Hail of bullets

Tsar Nicholas II, Alexandra, their four daughters - grand duchesses Anastasia, Maria, Olga and Tatiana - their son the Tsarevich Alexei and four royal staff members were murdered in the cellar of a house in Yekaterinburg in 1918.

One night they were lined up as if for a family photo, and then a Bolshevik firing squad killed them in a hail of bullets, according to witness accounts. Those who did not die immediately were bayonetted.

The royal couple and three daughters were formally reburied on 17 July 1998 - the 80th anniversary of the murder. They were canonised by the Russian Orthodox Church in 2000.

Alexei and Maria are also likely to be canonised before the 100th anniversary in 2018. Their remains are currently kept at the Russian State Archives.

The new investigation also involves taking samples from Alexandra's sister the Grand Duchess Elizabeth Fyodorovna, buried in Jerusalem. Only now can Russian investigators get access to those remains.

Support from descendants

The Romanovs were ousted from power and exiled in 1917, shortly before the communist Bolsheviks overthrew the provisional government.

Documents from the so-called "White Guards Investigation" concerning the family's 1918 murder will also be studied. They came to light in the past four years.

Tsar Alexander II was killed by a bomb thrown by a "People's Will" revolutionary in 1881, and buried in his military uniform in the Peter and Paul Cathedral.

A lawyer for Grand Duchess Maria Vladimirovna, a descendant of the murdered Romanovs, said she supported the new investigation.

Quoted by Russia's Tass news agency, lawyer German Lukyanov said "not all aspects of the imperial family's murder were explained in the case, and not all the Russian Orthodox Church's questions were answered fully and clearly".

"The grand duchess hopes that the examination of the Yekaterinburg remains will be scientific... The truth must be established in this case, with an answer to the main question: whose are these remains?"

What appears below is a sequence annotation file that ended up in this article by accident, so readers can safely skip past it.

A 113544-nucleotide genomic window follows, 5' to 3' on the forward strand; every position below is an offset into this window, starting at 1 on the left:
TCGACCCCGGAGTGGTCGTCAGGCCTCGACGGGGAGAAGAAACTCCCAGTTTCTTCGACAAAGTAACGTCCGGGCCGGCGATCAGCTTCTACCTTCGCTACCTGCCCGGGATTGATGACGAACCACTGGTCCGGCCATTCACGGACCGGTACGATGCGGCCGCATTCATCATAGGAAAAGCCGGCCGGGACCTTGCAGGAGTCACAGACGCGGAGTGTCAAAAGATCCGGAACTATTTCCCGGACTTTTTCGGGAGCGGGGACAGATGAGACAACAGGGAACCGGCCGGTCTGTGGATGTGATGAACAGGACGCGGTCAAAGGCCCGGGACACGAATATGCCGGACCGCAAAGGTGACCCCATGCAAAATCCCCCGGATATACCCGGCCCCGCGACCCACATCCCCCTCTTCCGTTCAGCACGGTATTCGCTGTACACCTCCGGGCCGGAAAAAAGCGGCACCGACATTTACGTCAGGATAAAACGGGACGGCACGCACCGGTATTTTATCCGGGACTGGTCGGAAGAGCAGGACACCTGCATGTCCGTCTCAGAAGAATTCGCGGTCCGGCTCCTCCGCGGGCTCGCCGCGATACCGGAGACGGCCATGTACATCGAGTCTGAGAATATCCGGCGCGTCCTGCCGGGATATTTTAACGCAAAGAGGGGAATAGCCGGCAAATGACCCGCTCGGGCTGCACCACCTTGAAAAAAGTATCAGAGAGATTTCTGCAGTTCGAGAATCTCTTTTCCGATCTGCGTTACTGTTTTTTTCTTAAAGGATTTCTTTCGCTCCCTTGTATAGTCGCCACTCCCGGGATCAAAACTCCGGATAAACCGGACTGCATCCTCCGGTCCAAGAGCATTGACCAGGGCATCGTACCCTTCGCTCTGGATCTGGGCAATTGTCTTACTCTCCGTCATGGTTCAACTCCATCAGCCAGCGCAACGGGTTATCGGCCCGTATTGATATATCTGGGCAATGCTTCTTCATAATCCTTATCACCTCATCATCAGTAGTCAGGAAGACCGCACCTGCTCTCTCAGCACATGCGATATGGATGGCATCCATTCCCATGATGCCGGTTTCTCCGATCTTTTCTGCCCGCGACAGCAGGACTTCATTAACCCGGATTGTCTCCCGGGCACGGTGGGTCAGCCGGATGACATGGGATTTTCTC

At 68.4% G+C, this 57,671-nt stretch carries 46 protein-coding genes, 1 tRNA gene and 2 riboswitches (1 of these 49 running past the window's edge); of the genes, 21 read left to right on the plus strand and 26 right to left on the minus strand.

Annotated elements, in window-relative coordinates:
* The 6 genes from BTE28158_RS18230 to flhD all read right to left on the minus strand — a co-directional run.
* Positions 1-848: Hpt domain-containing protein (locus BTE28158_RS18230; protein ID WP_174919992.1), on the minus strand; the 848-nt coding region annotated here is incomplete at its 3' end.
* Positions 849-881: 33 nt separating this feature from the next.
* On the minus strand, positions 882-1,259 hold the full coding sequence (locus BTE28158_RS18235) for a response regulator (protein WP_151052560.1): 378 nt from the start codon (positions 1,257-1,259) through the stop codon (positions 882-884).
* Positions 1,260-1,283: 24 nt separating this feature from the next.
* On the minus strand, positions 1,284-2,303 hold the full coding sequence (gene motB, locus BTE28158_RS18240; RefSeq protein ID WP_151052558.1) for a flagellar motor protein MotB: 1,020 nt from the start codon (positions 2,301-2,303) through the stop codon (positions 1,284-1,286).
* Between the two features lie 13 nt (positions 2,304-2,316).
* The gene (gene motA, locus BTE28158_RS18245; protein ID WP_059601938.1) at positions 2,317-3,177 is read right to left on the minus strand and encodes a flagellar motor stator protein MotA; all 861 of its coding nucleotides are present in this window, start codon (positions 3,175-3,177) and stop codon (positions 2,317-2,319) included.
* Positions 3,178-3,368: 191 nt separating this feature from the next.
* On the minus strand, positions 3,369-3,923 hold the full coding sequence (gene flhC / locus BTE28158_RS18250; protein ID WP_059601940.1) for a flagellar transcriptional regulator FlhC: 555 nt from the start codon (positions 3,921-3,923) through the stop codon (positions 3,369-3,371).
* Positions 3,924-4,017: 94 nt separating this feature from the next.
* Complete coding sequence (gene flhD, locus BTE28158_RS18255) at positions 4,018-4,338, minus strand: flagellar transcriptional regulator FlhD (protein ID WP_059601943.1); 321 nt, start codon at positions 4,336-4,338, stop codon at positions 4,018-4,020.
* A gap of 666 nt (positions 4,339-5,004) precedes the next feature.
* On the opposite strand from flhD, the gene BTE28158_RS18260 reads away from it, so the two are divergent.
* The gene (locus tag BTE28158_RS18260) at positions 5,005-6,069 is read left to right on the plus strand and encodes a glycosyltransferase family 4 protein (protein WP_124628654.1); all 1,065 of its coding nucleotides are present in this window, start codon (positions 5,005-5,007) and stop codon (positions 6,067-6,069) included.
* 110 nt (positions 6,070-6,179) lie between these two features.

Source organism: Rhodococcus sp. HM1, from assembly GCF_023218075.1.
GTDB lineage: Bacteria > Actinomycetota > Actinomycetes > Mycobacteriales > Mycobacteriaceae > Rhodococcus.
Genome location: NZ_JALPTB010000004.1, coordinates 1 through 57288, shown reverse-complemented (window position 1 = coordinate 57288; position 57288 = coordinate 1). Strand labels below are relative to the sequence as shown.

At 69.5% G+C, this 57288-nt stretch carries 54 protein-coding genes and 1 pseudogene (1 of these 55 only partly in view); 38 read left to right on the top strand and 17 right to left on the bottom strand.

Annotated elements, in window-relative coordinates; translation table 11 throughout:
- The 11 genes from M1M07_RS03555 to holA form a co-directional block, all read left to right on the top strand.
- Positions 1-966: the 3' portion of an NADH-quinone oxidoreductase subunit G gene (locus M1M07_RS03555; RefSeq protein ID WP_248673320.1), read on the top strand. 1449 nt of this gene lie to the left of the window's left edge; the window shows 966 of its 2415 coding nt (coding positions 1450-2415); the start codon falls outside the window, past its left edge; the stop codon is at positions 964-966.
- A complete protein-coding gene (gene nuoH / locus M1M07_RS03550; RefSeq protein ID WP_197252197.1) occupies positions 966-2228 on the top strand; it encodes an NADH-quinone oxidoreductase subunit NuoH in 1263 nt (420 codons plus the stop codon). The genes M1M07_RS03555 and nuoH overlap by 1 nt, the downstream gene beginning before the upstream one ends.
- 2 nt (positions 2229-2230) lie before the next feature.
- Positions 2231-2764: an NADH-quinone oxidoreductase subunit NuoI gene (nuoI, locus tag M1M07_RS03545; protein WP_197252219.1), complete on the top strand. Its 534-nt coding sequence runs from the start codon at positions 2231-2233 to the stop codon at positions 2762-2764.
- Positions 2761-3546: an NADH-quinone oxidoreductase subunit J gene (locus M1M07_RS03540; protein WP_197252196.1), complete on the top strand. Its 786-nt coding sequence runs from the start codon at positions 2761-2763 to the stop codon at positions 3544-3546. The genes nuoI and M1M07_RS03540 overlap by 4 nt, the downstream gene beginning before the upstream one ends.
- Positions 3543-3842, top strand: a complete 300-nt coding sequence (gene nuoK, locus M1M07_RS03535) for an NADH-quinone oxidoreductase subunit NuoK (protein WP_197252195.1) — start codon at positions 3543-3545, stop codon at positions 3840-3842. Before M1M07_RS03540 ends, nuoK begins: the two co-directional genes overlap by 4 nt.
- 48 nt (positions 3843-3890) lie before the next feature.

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« Reply #168 on: September 29, 2015, 12:34:04 AM »

Remains of Grand Duchess Elizaveta Feodorovna may be included in royal family inquiry - Russian Investigative Committee

http://www.interfax-relig...m/?act=news&div=12361

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Moscow, September 28, Interfax - The Russian Investigative Committee does not rule out that samples of the remains of Grand Duchess Elizaveta Feodorovna may be delivered from Israel to Moscow for a new examination within the royal family inquiry but a final decision has yet to be made.

"We are holding negotiations with the Russian Orthodox Church. This is a very complicated matter: international relations and the delivery from a foreign country. A final decision has yet to be made," senior investigator of the Russian Investigative Committee main criminal investigation department Vladimir Solovyov told Interfax.

Future Great Duchess Elizabeth, the one of British Queen Victoria's favorite granddaughters, was born in Germany and spent her early years in England. She was a sister of Empress Alexandra Feodorovna and a daughter of Grand Duke of Giessen Darmstadt. She was brought up in Christian spirit and compassion.

She was a Protestant, but during her pilgrimage to the Holy Land she adopted Orthodoxy and after her husband Moscow general-governor Sergey Alexandrovich Romanov had been killed by the terrorist, she founded famous Sts Martha and Mary Convent in 1909 where nuns combined prayer with active social ministry, helping the sick and wounded, especially during World War I. People called Grand Duchess Elizabeth the White Angel of Russia.

She refused to leave Russia during revolutionary days and was arrested in spring of 1918 and martyred in a duffer Novay Selimskaya not far from Alapayevsk, the Yekaterinburg Region. Elizaveta Feodorovna was canonized as saint by the Russian Orthodox Church.

The Stanford testing in 2004 of a finger allegedly belonging to Ella that didn't match the DNA of Alexandra so her remains have also been in question. Hopefully its all resolved
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« Reply #169 on: September 29, 2015, 04:48:56 AM »

I thought they conclusively had determined those were remains of Ella and the rest who were killed at Alapayevsk back in 1918? I don't think the Bolsheviks thought far enough ahead to get bodies that could mimic Ella, Ioann, and the rest.

I hadn't heard of the DNA of what is thought to be Ella's finger not matching Alexandra's DNA before. That's interesting.
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Ellie

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« Reply #170 on: September 29, 2015, 05:28:18 AM »